As the year drew a close, all eyes narrowed in on what became a bitterly contested US election campaign, marked by accusation of vote rigging and election fraud. Nevertheless, Joe Biden was declared President-elect, and he will become the 46th President of the United States in January 2020. Upon entering the White House his in-tray will be dominated by pandemic measures, but the defeated Donald Trump did manage to throw one solar curveball by managing to force through the repeal of bifacial’s exemption from Section 201 tariffs that he fought for throughout the year. Further measures to extend the tariffs and make them steeper at 18% were also included within a Presidential Proclamation issued in October, and more detail is expected to emerge in the coming weeks.
Staying in the US, a study conducted by analytics firm kWh Analytics found what it deemed to be a “troubling reality” in October, revealing that swathes of completed solar farms in the country were underperforming against original projections. From a sample of projects assessed, kWh projected that more than 30% of solar farms had missed their productions targets by more than 10%, even accounting for weather fluctuations. The company had suggested that developers may have been too optimistic when taking into account technology evolution.
Moving upstream, material and component costs were again proving to be a particular point of contention. A consortium of major Chinese module manufacturers including Canadian Solar, Risen Energy, JA Solar, JinkoSolar, LONGi and Trina Solar, amongst others, issued a joint statement calling for government intervention regarding solar glass prices that they said had spiralled “out of control” in recent months, with prices in some instances more than double what they stood at even in Q3. The breath-taking pace of capacity expansions had, evidently, not spread throughout the chain.
Meanwhile, manufacturers to have thrown their weight behind the 210mm class of large-area modules issued a further plea for industry standardisation, issuing a range of ideal formats and specifications that, they said, would allow the entire solar industry to deliver “the best possible scale” if they were adhered to.
But, after what has been an altogether difficult and at times troubling year for many, it is imperative that the solar industry reflect and acknowledge a year littered with sterling achievements and considerable progress. Capacity expansions galore and cheaper-than-ever solar tenders are just the start of a decade of progress that other power industries can only dream of replicating.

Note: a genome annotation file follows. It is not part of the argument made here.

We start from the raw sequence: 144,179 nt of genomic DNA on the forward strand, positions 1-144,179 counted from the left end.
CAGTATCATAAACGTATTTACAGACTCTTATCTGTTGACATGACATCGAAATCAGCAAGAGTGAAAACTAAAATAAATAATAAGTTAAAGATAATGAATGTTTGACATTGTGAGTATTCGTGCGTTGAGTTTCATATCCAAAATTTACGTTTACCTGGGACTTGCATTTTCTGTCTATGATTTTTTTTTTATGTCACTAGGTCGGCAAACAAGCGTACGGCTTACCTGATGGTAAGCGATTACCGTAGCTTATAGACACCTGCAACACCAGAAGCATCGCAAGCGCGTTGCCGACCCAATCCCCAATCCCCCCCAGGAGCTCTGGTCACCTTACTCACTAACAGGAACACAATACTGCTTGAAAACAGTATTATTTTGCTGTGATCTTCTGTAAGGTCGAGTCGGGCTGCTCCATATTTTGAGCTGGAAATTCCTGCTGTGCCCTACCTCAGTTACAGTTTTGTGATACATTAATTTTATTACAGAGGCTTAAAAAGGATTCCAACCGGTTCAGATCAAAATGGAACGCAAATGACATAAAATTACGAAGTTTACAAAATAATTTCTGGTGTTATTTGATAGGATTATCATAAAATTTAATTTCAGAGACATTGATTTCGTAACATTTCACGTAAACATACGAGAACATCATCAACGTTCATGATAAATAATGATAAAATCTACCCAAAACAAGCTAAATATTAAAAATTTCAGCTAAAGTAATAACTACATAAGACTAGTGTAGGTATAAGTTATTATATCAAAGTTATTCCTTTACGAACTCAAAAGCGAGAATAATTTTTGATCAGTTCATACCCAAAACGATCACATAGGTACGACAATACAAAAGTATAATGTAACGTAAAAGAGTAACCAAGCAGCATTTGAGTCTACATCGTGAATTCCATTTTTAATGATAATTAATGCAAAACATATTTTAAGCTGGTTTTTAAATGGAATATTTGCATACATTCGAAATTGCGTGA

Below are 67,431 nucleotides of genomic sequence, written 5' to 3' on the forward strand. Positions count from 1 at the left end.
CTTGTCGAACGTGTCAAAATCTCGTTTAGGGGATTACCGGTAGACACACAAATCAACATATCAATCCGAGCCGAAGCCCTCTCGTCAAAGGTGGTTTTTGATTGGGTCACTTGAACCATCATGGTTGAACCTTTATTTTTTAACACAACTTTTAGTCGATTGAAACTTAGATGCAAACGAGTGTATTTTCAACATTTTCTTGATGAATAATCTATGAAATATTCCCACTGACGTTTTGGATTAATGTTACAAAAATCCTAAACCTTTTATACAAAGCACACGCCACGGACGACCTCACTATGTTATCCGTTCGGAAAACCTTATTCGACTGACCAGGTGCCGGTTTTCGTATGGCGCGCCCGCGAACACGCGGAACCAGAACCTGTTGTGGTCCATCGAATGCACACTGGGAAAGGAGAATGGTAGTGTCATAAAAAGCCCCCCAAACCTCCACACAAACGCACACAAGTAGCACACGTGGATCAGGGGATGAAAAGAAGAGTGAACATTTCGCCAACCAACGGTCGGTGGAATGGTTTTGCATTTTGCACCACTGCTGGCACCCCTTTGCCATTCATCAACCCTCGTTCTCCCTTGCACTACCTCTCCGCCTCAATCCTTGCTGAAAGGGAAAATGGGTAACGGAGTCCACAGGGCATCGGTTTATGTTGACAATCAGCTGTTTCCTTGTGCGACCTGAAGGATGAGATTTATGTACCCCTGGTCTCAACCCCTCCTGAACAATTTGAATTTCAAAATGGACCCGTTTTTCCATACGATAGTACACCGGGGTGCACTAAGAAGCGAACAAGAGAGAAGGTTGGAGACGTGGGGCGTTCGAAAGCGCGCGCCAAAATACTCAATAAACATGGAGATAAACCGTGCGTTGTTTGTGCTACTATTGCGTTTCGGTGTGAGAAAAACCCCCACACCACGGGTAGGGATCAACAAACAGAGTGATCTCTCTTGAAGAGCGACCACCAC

“I see solar becoming the new king of the world’s electricity markets”
That much is evident from the slew of reports and analyses published towards the end of 2020, not least of all the International Energy Agency’s World Energy Outlook, which said solar would become the new king of worldwide electricity markets courtesy of significant price reductions and consecutive years of record deployment throughout the next decade. Leading that charge will be Europe and China, with the US not far behind, however concerns remain over the pace at which grid improvements may be needed to facilitate such an increasing demand for solar power.
New analysis from Lazard, published in late October, also concluded that solar’s levelised cost of electricity (LCOE) had continued to fall, dropping to between US$31 – 42 in 2020, a drop of some 9% as technologies continued to mature. At those prices, solar is now cost-competitive with coal nuclear and combined cycle gas generation (CCGT) when US government subsidies are included, and baring down on those prices when they are not. PV, it would seem, stands on the edge of a grid-parity precipice, after which electricity markets will change for good. Solar is moving into 2020 with the wind in its sails, and wind and other generators in its rear-view mirror.